Pornography and Pulpits

Greta Christina posted yesterday on why she will probably not make pornography ever again:

But that was back when I was primarily known as a sex writer. And it was back before the Internet made anonymous rape threats easy and cheap. Now that I’m trying to build a writing career around topics other than just sex, it’s hard to imagine that doing porn would be anything other than career suicide.

And that sucks.

I would freaking love to do porn now. I’m more comfortable and more happy with my body than I have been in a very long time. And I would love to share that… for my own exhibitionistic pleasure, and for the sake of others. There aren’t a lot of role models for women of my age — I’m turning 50 at the end of this year — being openly and brazenly sexual, being comfortable and happy with their bodies and their sexualities and proudly celebrating them. I would love to be one of those role models. If I was ever going to do porn or nude pictures, now would be the time.

And I just don’t think I can. Not if I want to be taken seriously as a writer.

Read the whole thing, of course. Greta pulls the problem apart in her inimitable style.

A few readers are telling her that in order to dismantle the current cultural thinking on porn, someone needs to do what she doesn’t want to do right now. They’re right, of course, but that still doesn’t mean that Greta Christina is the person to do it. She talks about being taken seriously as a writer, but what she’s really doing is engaging in the culture war through her writing. She’s already leading one fight. That doesn’t leave her much time to lead another, not if she wants to do the first right.

After reading that last night, I came across an article that gave me an entirely different perspective on pornography and leadership. This article about the pope’s recent statements condemning pornography and prostitution followed up on those statements with this:

The hypocrisy is astounding. For a decade, the Catholic Church in Germany, through its wholly-​owned subsidiary, a $2.3 billion bookseller named Weltbild, has been selling what they now demand to be classified as “erotica,” although many have called it pornography, to the tune of more than $300,000 in annual sales.

To add insult to injury, last week, after reports spread worldwide of their selling “erotica,” the Catholic Church threatened lawsuits against publishers who had called the 2500 titles, with names like, “Fuckable,” “Lawyer’s Whore,” and “Sluts’ Boarding School,” pornography, insisting they were “erotica.” Which is kind of like the Catholic Church insisting its priests don’t molest children at a higher rate than the general population does.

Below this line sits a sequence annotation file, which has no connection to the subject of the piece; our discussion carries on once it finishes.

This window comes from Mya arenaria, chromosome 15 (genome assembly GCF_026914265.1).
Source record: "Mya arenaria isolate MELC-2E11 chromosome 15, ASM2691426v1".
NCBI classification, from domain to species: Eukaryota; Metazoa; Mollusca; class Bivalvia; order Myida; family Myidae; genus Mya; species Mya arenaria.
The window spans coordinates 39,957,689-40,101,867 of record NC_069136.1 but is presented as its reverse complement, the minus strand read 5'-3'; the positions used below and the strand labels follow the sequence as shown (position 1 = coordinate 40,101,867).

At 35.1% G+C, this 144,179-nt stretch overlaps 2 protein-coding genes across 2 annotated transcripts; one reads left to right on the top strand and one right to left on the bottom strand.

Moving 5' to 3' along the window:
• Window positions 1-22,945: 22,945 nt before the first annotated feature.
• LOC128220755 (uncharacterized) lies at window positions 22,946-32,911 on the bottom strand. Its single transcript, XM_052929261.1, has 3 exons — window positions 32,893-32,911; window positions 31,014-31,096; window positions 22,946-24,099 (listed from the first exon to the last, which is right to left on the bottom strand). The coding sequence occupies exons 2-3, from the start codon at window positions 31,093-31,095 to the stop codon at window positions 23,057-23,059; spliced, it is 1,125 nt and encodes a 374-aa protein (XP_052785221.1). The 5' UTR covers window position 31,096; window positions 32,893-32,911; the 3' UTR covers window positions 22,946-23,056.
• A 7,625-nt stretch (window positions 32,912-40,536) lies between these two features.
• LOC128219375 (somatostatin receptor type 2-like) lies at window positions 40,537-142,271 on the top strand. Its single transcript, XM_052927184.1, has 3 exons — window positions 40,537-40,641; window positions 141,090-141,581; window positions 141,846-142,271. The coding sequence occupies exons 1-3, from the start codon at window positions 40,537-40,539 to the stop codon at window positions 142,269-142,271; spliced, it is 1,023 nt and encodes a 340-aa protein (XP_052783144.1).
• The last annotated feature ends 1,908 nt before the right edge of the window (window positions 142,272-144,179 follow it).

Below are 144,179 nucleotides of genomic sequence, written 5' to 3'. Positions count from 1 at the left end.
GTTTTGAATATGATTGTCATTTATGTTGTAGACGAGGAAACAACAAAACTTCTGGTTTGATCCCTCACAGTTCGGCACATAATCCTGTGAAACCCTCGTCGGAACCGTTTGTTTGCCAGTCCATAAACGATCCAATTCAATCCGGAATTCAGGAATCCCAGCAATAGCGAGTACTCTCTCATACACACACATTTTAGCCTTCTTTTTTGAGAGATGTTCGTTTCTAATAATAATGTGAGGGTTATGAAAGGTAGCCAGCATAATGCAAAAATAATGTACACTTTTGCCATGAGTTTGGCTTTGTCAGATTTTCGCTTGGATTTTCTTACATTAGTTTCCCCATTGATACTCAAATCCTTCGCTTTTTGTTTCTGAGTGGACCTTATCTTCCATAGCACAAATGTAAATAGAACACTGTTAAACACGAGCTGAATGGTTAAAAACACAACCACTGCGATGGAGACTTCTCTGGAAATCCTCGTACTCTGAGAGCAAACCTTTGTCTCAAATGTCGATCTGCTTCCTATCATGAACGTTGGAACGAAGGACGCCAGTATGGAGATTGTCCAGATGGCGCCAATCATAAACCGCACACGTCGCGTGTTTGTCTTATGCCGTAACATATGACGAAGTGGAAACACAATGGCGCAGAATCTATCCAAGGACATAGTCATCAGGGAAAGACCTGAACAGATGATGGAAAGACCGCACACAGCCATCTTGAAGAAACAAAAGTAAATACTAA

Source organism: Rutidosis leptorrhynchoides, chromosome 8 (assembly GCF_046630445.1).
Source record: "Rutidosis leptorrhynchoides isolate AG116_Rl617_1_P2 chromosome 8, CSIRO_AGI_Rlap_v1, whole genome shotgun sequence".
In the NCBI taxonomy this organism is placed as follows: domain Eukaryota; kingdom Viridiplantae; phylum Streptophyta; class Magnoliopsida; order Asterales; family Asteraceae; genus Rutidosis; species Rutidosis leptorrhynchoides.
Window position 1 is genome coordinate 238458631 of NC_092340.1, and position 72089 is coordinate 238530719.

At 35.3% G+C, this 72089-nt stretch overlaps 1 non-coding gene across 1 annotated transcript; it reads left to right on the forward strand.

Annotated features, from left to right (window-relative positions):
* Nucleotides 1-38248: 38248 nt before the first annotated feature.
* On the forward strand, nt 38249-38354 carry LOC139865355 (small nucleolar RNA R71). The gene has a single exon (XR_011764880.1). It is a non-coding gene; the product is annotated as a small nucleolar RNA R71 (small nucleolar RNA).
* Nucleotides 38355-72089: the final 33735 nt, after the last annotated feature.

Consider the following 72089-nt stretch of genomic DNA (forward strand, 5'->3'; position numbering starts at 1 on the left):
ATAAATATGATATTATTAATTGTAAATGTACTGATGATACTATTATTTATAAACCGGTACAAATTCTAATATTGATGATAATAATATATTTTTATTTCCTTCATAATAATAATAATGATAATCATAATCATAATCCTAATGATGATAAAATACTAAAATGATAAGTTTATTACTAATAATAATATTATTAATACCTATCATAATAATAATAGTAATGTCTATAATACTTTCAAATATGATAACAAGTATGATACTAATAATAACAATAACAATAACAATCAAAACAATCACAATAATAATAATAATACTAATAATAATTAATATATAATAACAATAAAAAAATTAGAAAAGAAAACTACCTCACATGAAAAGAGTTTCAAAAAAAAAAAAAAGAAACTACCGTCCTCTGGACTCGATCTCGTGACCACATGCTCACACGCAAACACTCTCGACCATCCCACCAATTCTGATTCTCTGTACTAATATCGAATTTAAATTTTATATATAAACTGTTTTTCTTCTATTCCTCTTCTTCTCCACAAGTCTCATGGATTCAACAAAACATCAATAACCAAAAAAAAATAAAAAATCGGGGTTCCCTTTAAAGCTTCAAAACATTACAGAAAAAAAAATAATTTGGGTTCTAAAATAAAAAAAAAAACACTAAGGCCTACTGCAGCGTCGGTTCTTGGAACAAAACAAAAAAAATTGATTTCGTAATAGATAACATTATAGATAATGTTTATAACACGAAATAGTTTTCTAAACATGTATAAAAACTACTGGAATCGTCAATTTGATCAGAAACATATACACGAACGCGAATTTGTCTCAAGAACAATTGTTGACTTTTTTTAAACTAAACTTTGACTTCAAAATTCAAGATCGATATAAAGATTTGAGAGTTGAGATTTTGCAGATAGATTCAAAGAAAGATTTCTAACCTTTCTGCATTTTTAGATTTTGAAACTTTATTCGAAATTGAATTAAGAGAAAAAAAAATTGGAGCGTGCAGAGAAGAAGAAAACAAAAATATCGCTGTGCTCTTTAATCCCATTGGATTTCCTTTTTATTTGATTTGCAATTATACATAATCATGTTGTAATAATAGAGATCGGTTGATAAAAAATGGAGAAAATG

How can the Church rail against “erotica” and preach moral values, as it has demonstrated it has stores full of one and a total lack of the other?

Yes, well. So it turns out that Greta Christina supports pornography but feels constrained by societal expectations. And Benny the Rat says he, as the church, is against pornography, yet neither social expectations nor his own views keep that church from producing and distributing it.

Is the idea of a religious foundation of morality dead yet?

Pornography and Pulpits
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6 thoughts on “Pornography and Pulpits

  1. 1 Here I thought you were going to make a reference to all the porn in the bible, but this?

    To answer the question, apparently, there is no low too low for the church to sink.

  2. 5

    Per a more detailed article linked from the one listed above, , the amount of income under discussion is about $400,000/year. Certainly a trivial amount to the Catholic Church, but hardly pocket change to most individuals. The publishing house is also claiming it’s just an oversight, as they sell so many books.

    Just wanted to pass on the BS.

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